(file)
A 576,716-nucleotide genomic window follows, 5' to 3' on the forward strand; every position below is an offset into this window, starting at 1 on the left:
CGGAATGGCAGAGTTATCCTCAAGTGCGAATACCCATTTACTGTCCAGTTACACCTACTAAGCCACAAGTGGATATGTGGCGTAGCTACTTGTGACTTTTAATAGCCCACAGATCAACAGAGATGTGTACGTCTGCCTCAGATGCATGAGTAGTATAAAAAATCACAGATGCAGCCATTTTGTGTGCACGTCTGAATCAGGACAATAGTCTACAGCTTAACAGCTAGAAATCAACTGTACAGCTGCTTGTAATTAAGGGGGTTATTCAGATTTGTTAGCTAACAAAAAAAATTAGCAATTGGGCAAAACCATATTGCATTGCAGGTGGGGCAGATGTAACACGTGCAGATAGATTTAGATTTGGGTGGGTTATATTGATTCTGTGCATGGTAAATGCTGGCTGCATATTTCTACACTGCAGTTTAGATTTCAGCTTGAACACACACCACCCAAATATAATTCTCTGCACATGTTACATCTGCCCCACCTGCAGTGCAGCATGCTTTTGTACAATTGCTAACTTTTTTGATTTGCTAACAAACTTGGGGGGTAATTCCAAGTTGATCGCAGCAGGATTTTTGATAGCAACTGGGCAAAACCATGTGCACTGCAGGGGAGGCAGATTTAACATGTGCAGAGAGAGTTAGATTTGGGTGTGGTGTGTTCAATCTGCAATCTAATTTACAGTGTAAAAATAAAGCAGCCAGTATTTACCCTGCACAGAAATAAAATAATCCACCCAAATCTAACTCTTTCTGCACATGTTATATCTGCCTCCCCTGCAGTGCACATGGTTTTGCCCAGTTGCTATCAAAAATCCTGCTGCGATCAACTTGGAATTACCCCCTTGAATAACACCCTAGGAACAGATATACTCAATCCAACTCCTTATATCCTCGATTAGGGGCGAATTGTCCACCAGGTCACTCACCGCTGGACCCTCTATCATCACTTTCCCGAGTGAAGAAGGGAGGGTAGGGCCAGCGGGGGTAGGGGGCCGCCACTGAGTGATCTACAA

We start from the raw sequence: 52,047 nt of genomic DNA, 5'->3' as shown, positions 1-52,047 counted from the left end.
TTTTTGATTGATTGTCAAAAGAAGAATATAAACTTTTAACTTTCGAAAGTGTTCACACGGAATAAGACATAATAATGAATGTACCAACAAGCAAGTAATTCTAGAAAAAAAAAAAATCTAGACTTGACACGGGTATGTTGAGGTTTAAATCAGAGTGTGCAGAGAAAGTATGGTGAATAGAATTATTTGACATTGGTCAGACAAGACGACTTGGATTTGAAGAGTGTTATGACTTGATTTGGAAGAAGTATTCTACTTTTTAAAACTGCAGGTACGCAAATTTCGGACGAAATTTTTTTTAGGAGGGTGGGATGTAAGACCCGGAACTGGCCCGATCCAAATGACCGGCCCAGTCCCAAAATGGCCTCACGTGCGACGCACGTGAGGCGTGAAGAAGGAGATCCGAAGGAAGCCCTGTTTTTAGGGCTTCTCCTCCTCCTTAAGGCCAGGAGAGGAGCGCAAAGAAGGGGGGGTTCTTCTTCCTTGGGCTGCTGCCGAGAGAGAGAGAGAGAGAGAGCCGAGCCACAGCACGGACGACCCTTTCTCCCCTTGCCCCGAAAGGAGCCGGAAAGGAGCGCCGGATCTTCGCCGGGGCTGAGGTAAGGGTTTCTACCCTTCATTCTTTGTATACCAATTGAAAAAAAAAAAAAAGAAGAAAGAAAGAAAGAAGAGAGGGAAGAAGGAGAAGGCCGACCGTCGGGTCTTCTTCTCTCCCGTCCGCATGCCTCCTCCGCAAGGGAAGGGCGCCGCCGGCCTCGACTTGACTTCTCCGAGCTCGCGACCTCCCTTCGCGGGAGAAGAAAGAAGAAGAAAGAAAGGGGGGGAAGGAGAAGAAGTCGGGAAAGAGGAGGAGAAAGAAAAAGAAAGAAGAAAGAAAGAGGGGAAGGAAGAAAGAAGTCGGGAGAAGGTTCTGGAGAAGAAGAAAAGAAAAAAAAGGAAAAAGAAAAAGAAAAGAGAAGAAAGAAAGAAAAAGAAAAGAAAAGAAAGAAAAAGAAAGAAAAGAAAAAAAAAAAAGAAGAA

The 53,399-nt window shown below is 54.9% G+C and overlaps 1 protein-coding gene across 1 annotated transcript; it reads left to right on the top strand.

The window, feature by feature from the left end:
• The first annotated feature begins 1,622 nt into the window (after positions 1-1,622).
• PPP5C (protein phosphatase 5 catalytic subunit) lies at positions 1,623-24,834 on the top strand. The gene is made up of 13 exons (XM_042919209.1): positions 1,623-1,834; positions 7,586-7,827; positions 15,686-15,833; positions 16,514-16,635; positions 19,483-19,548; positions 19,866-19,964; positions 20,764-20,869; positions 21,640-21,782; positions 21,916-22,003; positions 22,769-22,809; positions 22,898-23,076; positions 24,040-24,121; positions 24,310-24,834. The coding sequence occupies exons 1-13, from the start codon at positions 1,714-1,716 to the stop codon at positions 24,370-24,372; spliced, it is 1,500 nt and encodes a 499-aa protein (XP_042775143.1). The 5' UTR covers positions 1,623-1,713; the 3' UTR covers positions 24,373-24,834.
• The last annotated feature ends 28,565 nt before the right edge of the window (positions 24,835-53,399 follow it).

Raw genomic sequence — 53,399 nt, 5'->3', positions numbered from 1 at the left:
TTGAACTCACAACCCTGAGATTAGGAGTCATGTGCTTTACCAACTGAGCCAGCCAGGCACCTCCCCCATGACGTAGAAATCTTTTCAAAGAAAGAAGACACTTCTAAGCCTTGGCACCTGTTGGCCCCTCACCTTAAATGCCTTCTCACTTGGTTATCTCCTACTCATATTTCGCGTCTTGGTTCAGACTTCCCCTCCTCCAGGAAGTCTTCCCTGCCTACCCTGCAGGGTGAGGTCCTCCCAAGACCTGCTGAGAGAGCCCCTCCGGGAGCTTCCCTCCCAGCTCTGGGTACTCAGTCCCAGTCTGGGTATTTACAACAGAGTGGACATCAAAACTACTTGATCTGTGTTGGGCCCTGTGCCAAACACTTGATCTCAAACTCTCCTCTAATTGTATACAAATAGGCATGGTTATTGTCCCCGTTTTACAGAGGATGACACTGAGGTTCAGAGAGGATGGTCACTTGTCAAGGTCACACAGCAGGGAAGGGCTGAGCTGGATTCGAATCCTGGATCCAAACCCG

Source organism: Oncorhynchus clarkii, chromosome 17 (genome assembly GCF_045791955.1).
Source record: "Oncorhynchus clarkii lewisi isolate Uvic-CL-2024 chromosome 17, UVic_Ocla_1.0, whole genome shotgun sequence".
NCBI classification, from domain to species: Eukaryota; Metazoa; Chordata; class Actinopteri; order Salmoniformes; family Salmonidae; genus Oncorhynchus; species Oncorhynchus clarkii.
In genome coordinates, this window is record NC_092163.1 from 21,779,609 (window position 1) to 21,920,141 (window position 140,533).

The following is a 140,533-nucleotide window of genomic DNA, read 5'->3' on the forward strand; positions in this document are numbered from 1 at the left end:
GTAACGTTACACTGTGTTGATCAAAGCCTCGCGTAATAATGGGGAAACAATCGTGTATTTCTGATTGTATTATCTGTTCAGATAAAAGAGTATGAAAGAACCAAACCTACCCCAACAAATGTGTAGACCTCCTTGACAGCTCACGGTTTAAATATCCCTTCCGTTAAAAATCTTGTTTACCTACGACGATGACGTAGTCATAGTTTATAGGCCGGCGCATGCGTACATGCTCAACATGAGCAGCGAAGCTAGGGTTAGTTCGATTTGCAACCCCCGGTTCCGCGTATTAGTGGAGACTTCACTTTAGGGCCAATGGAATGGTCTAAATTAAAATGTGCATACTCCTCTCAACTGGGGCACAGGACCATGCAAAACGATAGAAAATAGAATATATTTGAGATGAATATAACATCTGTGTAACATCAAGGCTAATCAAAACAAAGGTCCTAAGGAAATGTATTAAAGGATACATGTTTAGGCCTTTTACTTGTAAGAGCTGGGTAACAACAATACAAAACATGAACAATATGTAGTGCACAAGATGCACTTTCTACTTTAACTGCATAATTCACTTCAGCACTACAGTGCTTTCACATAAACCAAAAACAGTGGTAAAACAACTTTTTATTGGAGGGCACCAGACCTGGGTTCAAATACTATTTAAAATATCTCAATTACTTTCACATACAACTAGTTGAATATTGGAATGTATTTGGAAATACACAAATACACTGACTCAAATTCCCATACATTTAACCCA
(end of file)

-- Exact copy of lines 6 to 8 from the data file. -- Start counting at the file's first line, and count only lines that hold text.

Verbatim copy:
The window, feature by feature from the left end:
• The first annotated feature begins 1,622 nt into the window (after positions 1-1,622).
• PPP5C (protein phosphatase 5 catalytic subunit) lies at positions 1,623-24,834 on the top strand. The gene is made up of 13 exons (XM_042919209.1): positions 1,623-1,834; positions 7,586-7,827; positions 15,686-15,833; positions 16,514-16,635; positions 19,483-19,548; positions 19,866-19,964; positions 20,764-20,869; positions 21,640-21,782; positions 21,916-22,003; positions 22,769-22,809; positions 22,898-23,076; positions 24,040-24,121; positions 24,310-24,834. The coding sequence occupies exons 1-13, from the start codon at positions 1,714-1,716 to the stop codon at positions 24,370-24,372; spliced, it is 1,500 nt and encodes a 499-aa protein (XP_042775143.1). The 5' UTR covers positions 1,623-1,713; the 3' UTR covers positions 24,373-24,834.